The beta-glucan controversy
Although nutritionally, oats and oatmeal contain plenty of goodness that chickens need, some chicken keepers still say you shouldn’t feed oats to chickens – and a big part of this is down to something called beta-glucan that’s found in oats.
Beta-glucans are a group of polysaccharides that occur naturally in oats, but they are also found in other cereals as well as in bacteria and fungi.
The argument goes that beta-glucans in oats bind with water in the chicken’s guts, forming a kind of gel that prevents the bird from properly digesting other food and absorbing nutrients from it – and in severe cases, blocking the intestines completely.
Why the beta-glucan argument is a fallacy
There are several problems with the argument that oatmeal is bad for chickens due to beta-glucans.
First, while these effects may be possible, you would have to feed a chicken unreasonably large quantities of oats to cause such problems – but by sticking to the recommended amounts, the risk of this happening is minimal.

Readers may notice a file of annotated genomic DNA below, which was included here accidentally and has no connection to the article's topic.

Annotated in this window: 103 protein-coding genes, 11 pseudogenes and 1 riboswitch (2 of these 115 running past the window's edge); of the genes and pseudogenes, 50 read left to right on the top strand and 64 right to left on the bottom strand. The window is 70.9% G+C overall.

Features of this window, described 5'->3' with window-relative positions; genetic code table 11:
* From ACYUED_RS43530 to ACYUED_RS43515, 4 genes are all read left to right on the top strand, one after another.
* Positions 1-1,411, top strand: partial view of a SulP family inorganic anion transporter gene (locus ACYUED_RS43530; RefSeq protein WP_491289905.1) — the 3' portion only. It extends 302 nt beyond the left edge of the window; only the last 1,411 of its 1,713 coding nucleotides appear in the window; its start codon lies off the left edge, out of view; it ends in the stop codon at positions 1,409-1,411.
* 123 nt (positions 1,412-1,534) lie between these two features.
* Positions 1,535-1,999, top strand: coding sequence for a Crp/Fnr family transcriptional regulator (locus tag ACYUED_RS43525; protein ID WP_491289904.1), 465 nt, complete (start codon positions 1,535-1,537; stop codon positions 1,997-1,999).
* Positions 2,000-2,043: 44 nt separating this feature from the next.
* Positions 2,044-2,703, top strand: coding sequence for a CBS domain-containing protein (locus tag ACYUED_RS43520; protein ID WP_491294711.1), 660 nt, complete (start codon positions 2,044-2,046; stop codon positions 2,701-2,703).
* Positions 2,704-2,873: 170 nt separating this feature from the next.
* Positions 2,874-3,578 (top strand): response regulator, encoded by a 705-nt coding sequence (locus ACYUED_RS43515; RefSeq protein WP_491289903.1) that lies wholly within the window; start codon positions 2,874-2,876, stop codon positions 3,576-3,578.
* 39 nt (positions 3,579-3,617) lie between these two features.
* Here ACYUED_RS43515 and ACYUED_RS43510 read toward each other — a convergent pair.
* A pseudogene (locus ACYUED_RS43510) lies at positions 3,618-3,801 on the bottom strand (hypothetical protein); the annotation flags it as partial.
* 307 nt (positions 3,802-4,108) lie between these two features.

Next, as we’ve just mentioned, beta-glucan isn’t just present in oats but can also be found in other cereals, such as barley, wheat and rye.
Wheat, at least, is one of the main constituents of commercial chicken feed, so this argument against oats is disingenuous and best – and downright deceptive if you’re of a more cynical nature, especially is the person making this argument has some kind of anti-oat agenda.
Also, if we’re talking about oatmeal (or rolled oats), the amount of beta-glucan is much lower than in raw oats anyway since processing removes a lot of the beta-glucan.
And finally, in lower – more realistic – doses, beta-glucan can actually be beneficial.
For example, rather than preventing the absorption of nutrients, they slow the absorption of carbohydrates, which results in a steadier supply of energy rather than a sudden spike followed by a crash.
Other evidence suggests that beta-glucans can help lower blood cholesterol, and they also boost the immune system by stimulating macrophages, neutrophils and basophils.
So in short, unless you feed excessive amounts of oatmeal to your birds – and we’ll look at the correct doses to give them in just a moment – the benefits will far outweigh any supposed potential health risks.